NORTHBROOK, Ill. (Aug. 8, 2006) -- The transition was swift and smooth -- and unanimous.
Roger Goodell, who never stopped rising through the ranks during his lifelong devotion to the NFL, was chosen by the league's 32 owners Tuesday in a vote that took only three hours to complete.
Favored for months to win the job, Goodell was the unanimous choice on the owners' fifth ballot, and said he expects to begin serving a five-year contract before the regular season starts.
"I spent my life following my passion," said Goodell, who becomes the league's fourth commissioner since 1946. "The game of football is the most important thing. You can never forget that.
The 47-year-old Goodell succeeds the man who groomed him for the job, Paul Tagliabue.
"We've had the two greatest sports commissioners in the history of professional sports, Paul Tagliabue and Pete Rozelle, and I was fortunate to work for both of them," Goodell said. "I look forward to the challenge and thank them again for their confidence."
The son of former U.S. Sen. Charles Goodell of New York, he worked his way from a public relations intern to perhaps the most powerful job in American sports, most recently serving as Tagliabue's top assistant, particularly on expansion and stadium construction. In 2000, he became the NFL's chief operating officer.
League revenues have skyrocketed during the 17 years under Tagliabue, who said he would leave his post after brokering new television and labor deals. The NFL will collect about $10 billion in TV rights fees during the next six years, and enjoys labor peace with the players' association under an agreement completed in March.
"Replacing Paul was not easy, and I think we've done a great job in selecting Roger," said Redskins owner Daniel Snyder. "The NFL is a complex business. Finding the right person to keep it on course was critical, and we did it."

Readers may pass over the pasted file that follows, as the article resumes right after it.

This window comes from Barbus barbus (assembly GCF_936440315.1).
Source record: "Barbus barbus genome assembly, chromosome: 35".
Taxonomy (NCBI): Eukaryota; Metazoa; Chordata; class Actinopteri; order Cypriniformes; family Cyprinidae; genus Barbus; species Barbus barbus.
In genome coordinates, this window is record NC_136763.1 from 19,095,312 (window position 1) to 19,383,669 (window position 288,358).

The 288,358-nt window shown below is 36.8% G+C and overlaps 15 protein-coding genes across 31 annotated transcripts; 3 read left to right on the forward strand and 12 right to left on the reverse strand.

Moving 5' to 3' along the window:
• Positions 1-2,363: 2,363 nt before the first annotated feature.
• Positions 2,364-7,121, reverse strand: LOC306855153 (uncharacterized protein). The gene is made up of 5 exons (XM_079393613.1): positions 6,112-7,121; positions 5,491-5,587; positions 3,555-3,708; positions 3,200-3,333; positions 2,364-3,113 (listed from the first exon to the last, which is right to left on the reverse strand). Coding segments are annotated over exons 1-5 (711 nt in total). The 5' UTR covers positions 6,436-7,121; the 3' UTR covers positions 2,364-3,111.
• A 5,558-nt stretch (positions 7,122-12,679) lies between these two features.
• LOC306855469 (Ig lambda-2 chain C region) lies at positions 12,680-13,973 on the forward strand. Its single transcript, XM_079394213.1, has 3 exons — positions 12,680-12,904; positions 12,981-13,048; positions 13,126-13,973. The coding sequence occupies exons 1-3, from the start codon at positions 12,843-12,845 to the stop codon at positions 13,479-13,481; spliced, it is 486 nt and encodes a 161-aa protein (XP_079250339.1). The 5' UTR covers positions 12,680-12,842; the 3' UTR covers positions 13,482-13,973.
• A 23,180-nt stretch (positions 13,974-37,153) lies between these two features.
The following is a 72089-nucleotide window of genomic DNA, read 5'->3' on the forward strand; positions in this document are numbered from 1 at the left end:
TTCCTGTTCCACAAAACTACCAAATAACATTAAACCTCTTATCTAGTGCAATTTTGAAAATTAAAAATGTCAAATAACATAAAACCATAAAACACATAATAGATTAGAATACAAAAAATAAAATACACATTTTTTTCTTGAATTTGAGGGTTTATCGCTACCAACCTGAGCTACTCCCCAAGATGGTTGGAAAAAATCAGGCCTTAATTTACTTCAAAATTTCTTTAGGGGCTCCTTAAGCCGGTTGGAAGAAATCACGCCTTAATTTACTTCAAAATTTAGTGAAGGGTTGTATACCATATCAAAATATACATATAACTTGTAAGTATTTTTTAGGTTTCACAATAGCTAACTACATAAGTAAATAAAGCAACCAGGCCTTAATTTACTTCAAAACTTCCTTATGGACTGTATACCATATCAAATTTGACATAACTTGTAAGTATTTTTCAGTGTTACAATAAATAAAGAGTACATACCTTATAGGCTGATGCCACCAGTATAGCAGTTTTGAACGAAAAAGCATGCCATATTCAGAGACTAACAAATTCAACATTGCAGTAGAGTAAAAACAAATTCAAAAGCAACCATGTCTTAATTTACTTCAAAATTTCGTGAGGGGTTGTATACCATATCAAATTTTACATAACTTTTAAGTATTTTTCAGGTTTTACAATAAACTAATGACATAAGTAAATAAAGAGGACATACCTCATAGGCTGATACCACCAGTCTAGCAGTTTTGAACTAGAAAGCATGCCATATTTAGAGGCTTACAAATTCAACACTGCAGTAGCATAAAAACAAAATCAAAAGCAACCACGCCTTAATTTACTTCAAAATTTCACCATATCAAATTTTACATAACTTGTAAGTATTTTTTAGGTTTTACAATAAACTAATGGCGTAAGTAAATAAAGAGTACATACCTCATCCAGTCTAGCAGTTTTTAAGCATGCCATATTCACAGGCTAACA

Goodell beat four other finalists: lawyers Gregg Levy and Frederick Nance; Fidelity Investments vice chairman Robert Reynolds; and Constellation Energy chairman Mayo Shattuck III.
Goodell wasn't certain when he will assume office, although Tagliabue planned to leave the job this month.
"I believe in continuity," said Indianapolis Colts owner Jim Irsay. "It's a lot like with head coaches, and that's what Roger brings us."
Goodell's election was much less complicated than when Tagliabue was chosen in 1989. It took seven months to select a successor to Rozelle. Originally, the top choice appeared to be Saints president Jim Finks, who was recommended by an advisory committee. But many of the newer owners would not back Finks, the choice of most of the old-line owners.
It took 12 ballots over a seven-month period -- six ballots on Oct. 26, 1989 -- to finally elect Tagliabue.
That wasn't the case with Goodell, who was chosen Tuesday in three hours of voting.
"The process was good in that it got everyone looking ahead and not just at the circumstances in their own city," Tagliabue said.
Tagliabue simply introduced Goodell as the new commissioner Tuesday night, then stepped aside as his No. 1 aide took the podium. Tagliabue soon will be headed on vacation to Asia, and Goodell will be running America's most popular sport.